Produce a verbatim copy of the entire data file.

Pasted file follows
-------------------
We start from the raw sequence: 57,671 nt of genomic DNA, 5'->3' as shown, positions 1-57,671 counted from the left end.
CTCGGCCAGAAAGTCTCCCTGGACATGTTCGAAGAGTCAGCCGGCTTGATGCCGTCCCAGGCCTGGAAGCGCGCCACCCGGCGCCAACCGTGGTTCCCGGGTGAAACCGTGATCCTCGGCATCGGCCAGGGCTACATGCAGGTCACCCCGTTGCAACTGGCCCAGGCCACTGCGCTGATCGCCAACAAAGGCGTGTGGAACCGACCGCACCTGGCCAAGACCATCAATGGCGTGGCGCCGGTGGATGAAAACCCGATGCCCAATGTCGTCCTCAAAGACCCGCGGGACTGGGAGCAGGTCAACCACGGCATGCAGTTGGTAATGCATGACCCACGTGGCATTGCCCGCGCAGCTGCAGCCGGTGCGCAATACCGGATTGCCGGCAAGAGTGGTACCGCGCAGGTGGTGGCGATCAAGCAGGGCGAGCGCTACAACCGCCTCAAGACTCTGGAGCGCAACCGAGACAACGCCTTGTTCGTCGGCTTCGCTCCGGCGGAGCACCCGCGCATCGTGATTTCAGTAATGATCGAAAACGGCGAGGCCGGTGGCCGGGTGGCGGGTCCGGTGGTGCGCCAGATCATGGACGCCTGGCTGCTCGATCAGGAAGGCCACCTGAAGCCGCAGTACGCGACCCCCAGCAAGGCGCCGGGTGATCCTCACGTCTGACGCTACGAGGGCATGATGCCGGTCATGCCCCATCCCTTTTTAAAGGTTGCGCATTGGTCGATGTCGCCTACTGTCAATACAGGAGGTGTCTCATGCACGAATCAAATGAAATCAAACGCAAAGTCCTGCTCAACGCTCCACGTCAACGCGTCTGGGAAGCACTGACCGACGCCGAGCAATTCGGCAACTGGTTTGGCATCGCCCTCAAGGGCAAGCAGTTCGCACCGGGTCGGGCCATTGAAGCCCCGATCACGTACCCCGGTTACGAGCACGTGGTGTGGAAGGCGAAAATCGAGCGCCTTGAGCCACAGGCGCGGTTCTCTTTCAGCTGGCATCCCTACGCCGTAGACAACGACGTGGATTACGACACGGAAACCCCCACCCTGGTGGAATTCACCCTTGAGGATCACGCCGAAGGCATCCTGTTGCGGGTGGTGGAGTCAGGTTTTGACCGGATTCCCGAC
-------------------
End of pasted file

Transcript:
We start from the raw sequence: 57,671 nt of genomic DNA, 5'->3' as shown, positions 1-57,671 counted from the left end.
CTCGGCCAGAAAGTCTCCCTGGACATGTTCGAAGAGTCAGCCGGCTTGATGCCGTCCCAGGCCTGGAAGCGCGCCACCCGGCGCCAACCGTGGTTCCCGGGTGAAACCGTGATCCTCGGCATCGGCCAGGGCTACATGCAGGTCACCCCGTTGCAACTGGCCCAGGCCACTGCGCTGATCGCCAACAAAGGCGTGTGGAACCGACCGCACCTGGCCAAGACCATCAATGGCGTGGCGCCGGTGGATGAAAACCCGATGCCCAATGTCGTCCTCAAAGACCCGCGGGACTGGGAGCAGGTCAACCACGGCATGCAGTTGGTAATGCATGACCCACGTGGCATTGCCCGCGCAGCTGCAGCCGGTGCGCAATACCGGATTGCCGGCAAGAGTGGTACCGCGCAGGTGGTGGCGATCAAGCAGGGCGAGCGCTACAACCGCCTCAAGACTCTGGAGCGCAACCGAGACAACGCCTTGTTCGTCGGCTTCGCTCCGGCGGAGCACCCGCGCATCGTGATTTCAGTAATGATCGAAAACGGCGAGGCCGGTGGCCGGGTGGCGGGTCCGGTGGTGCGCCAGATCATGGACGCCTGGCTGCTCGATCAGGAAGGCCACCTGAAGCCGCAGTACGCGACCCCCAGCAAGGCGCCGGGTGATCCTCACGTCTGACGCTACGAGGGCATGATGCCGGTCATGCCCCATCCCTTTTTAAAGGTTGCGCATTGGTCGATGTCGCCTACTGTCAATACAGGAGGTGTCTCATGCACGAATCAAATGAAATCAAACGCAAAGTCCTGCTCAACGCTCCACGTCAACGCGTCTGGGAAGCACTGACCGACGCCGAGCAATTCGGCAACTGGTTTGGCATCGCCCTCAAGGGCAAGCAGTTCGCACCGGGTCGGGCCATTGAAGCCCCGATCACGTACCCCGGTTACGAGCACGTGGTGTGGAAGGCGAAAATCGAGCGCCTTGAGCCACAGGCGCGGTTCTCTTTCAGCTGGCATCCCTACGCCGTAGACAACGACGTGGATTACGACACGGAAACCCCCACCCTGGTGGAATTCACCCTTGAGGATCACGCCGAAGGCATCCTGTTGCGGGTGGTGGAGTCAGGTTTTGACCGGATTCCCGAC